Just a quick thought today: We often come across articles talking about how this is/isn’t a “stock picker’s market.”

Some articles begin with the idea that a stock picker’s market is one in which the internal correlation amongst the S&P 500 stocks is low.  This low correlation creates the opportunity for astute investors to choose stocks with a chance to materially outperform the index.

Other articles begin by defining a stock picker’s market as one in which the internal correlation amongst S&P 500 stocks is high.  Under these circumstances, active managers have a lower amount of risk in picking individual stocks, since their choices are more likely to resemble the index.  Under these circumstances, it’s nearly impossible to make a big mistake.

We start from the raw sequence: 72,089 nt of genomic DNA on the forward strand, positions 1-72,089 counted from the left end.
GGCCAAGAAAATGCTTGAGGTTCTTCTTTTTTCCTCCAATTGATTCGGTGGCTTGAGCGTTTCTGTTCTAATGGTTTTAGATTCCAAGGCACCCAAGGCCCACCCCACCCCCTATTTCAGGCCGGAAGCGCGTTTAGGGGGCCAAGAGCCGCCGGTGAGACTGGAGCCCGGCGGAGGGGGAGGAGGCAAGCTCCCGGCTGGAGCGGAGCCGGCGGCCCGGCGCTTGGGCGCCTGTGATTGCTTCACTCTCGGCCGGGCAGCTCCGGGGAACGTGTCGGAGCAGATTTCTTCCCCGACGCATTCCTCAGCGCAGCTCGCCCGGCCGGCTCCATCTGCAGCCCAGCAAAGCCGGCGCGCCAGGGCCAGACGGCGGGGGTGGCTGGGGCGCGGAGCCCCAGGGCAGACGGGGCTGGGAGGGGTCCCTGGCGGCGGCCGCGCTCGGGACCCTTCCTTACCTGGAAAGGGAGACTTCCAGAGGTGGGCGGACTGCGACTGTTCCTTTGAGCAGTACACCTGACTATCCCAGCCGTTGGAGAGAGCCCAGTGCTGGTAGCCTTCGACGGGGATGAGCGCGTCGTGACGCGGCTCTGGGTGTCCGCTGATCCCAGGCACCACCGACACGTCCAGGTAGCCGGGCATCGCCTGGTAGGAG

Contrary to both of these camps, we believe that there’s no such thing as a stock picker’s market.  Here’s our thinking:

Once we’ve accounted for the prominent factors involved in investing – value, momentum and beta – just about all other reasons for buying one stock versus another are rubbish.

Track records of equity style mutual funds and general classes of stocks strongly suggests that success in stock picking is almost entirely attributable to being ahead of those three factors.  In other words, it’s time we put down the idea of a “stock picker’s market” entirely because, no matter how you define it, it simply does not exist.